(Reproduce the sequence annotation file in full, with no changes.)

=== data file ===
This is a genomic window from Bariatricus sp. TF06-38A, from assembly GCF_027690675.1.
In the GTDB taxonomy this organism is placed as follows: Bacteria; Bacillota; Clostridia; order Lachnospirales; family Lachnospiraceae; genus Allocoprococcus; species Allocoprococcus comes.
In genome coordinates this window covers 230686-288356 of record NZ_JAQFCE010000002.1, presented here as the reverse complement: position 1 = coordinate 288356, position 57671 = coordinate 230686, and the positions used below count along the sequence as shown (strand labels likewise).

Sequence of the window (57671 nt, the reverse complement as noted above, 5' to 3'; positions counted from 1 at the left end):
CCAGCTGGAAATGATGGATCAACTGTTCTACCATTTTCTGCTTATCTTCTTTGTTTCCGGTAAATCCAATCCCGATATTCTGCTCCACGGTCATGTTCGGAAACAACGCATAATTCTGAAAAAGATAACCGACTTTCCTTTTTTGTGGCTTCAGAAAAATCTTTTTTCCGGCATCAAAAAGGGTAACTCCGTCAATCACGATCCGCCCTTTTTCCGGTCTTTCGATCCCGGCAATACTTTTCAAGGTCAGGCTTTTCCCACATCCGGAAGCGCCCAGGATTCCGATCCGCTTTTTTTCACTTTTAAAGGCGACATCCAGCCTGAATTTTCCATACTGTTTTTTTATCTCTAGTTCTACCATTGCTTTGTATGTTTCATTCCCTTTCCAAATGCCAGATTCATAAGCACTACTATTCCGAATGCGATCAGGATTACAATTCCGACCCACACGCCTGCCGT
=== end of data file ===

This is a genomic window from Bariatricus sp. TF06-38A, from assembly GCF_027690675.1.
In the GTDB taxonomy this organism is placed as follows: Bacteria; Bacillota; Clostridia; order Lachnospirales; family Lachnospiraceae; genus Allocoprococcus; species Allocoprococcus comes.
In genome coordinates this window covers 230686-288356 of record NZ_JAQFCE010000002.1, presented here as the reverse complement: position 1 = coordinate 288356, position 57671 = coordinate 230686, and the positions used below count along the sequence as shown (strand labels likewise).

Sequence of the window (57671 nt, the reverse complement as noted above, 5' to 3'; positions counted from 1 at the left end):
CCAGCTGGAAATGATGGATCAACTGTTCTACCATTTTCTGCTTATCTTCTTTGTTTCCGGTAAATCCAATCCCGATATTCTGCTCCACGGTCATGTTCGGAAACAACGCATAATTCTGAAAAAGATAACCGACTTTCCTTTTTTGTGGCTTCAGAAAAATCTTTTTTCCGGCATCAAAAAGGGTAACTCCGTCAATCACGATCCGCCCTTTTTCCGGTCTTTCGATCCCGGCAATACTTTTCAAGGTCAGGCTTTTCCCACATCCGGAAGCGCCCAGGATTCCGATCCGCTTTTTTTCACTTTTAAAGGCGACATCCAGCCTGAATTTTCCATACTGTTTTTTTATCTCTAGTTCTACCATTGCTTTGTATGTTTCATTCCCTTTCCAAATGCCAGATTCATAAGCACTACTATTCCGAATGCGATCAGGATTACAATTCCGACCCACACGCCTGCCGT